BVLaw Alert notes two recent cases which demonstrate that, between two otherwise qualified business valuation experts, the one with the better industry and company-specific experience may fare better in court:
- In Ringgold Telephone Co. v. Comm’r, T.C. Memo. 2010-103 (May 10, 2010) the U.S. Tax Court assessed the built-in capital gains tax triggered by a telecomm company’s sale of a 25% partnership interest after conversion to an S Corp. The IRS’s expert had only recently returned to BV practice (after ten years off) and had never valued a telecommunications firm. “Consequently, [he] took a more mechanical approach to the valuation of the [taxpayer’s] interest, relying heavily on historic data without significant adjustment to reflect prevailing market conditions in the telecommunications industry,” the court found. By contrast, the taxpayer’s expert was a CPA/ABV who had devoted the last ten years (and 25% to 75% of his time) to telecomm appraisals. On the basis of his “substantial experience,” the court found he “was able to factor in the specific conditions and outlook of the telecommunications industry, as well as the economic outlook in general, existing on the valuation date,” and adopted his appraisal.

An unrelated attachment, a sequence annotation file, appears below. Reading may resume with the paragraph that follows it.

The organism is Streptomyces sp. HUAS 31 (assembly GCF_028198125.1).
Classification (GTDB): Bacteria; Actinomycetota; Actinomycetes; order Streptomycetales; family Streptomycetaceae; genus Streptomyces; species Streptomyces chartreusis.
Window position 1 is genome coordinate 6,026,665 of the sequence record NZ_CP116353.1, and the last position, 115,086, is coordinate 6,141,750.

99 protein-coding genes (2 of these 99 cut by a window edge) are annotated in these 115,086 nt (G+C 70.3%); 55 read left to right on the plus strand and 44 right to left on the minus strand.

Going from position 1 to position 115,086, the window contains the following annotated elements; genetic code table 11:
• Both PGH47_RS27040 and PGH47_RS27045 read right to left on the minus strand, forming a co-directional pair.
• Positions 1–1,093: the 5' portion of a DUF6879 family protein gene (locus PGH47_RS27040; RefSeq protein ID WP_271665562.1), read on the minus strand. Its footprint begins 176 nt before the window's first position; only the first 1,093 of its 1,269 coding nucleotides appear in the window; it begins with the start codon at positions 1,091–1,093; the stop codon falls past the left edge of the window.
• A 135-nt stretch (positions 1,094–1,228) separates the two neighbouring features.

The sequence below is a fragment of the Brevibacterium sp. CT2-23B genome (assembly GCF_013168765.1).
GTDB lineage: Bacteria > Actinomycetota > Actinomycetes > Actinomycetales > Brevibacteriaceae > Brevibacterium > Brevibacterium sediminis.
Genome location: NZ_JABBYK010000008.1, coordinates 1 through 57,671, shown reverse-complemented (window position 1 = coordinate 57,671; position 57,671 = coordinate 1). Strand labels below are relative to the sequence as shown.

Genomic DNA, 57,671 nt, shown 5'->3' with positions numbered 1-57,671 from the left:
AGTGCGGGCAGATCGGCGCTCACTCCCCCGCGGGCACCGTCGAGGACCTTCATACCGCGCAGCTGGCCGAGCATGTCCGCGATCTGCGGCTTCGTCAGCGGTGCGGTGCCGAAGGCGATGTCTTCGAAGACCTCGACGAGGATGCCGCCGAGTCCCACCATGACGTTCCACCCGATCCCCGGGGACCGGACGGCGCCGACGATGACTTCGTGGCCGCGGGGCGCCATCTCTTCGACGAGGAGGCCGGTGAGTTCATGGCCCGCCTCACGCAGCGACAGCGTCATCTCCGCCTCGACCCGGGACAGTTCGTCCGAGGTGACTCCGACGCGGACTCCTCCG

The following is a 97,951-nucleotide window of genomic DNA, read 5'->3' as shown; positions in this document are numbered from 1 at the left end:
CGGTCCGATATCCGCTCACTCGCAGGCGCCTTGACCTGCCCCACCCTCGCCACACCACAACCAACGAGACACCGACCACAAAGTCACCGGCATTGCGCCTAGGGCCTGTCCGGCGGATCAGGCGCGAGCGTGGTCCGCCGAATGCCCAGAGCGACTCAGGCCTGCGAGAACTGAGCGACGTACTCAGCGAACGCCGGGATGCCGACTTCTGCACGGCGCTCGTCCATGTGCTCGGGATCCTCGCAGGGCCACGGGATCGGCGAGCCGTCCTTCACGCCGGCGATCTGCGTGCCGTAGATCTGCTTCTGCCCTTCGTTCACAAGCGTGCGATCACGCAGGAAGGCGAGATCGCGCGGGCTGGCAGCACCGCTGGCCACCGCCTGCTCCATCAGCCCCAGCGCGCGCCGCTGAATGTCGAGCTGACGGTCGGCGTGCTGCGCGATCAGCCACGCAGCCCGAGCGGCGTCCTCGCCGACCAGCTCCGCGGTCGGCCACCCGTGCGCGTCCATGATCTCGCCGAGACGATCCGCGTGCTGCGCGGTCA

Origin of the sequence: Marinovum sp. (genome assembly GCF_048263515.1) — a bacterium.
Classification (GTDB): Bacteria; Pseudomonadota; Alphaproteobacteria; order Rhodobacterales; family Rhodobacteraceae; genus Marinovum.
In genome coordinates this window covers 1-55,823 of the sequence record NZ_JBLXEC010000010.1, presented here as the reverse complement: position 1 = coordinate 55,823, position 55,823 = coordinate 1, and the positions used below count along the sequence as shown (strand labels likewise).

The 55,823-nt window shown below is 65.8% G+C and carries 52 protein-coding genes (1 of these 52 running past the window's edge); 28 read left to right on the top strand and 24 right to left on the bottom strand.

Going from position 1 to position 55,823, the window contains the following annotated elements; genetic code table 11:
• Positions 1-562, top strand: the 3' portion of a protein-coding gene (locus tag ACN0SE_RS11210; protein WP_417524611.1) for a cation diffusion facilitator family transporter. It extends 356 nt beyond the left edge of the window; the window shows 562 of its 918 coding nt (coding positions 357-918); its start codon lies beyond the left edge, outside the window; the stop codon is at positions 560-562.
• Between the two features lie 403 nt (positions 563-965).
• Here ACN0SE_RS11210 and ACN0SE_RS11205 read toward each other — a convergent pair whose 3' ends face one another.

- In Trahan v. Trahan, 2010 WL 2342653 (La. App. 1 Cir.)(June 11, 2010), the husband owned a profitable chemical company. The parties’ experts used a DCF approach with essentially the same inputs, but the wife’s expert adjusted the company’s profit margins (up) and operating expenses (down) according to industry averages and his own “judgment call.” On cross-examination, however, he conceded he didn’t know about the rising costs of chemical companies generally or the specific cost increases this company faced. By contrast, the husband’s expert used lower profit percentages and higher operating costs based on his extensive discussions with company management and his work with similar phosphate firms. Overall, the court found his DCF values to be more credible, because he was “more aware of the [company’s] activities” and his “numbers were more clearly supported by historical evidence.”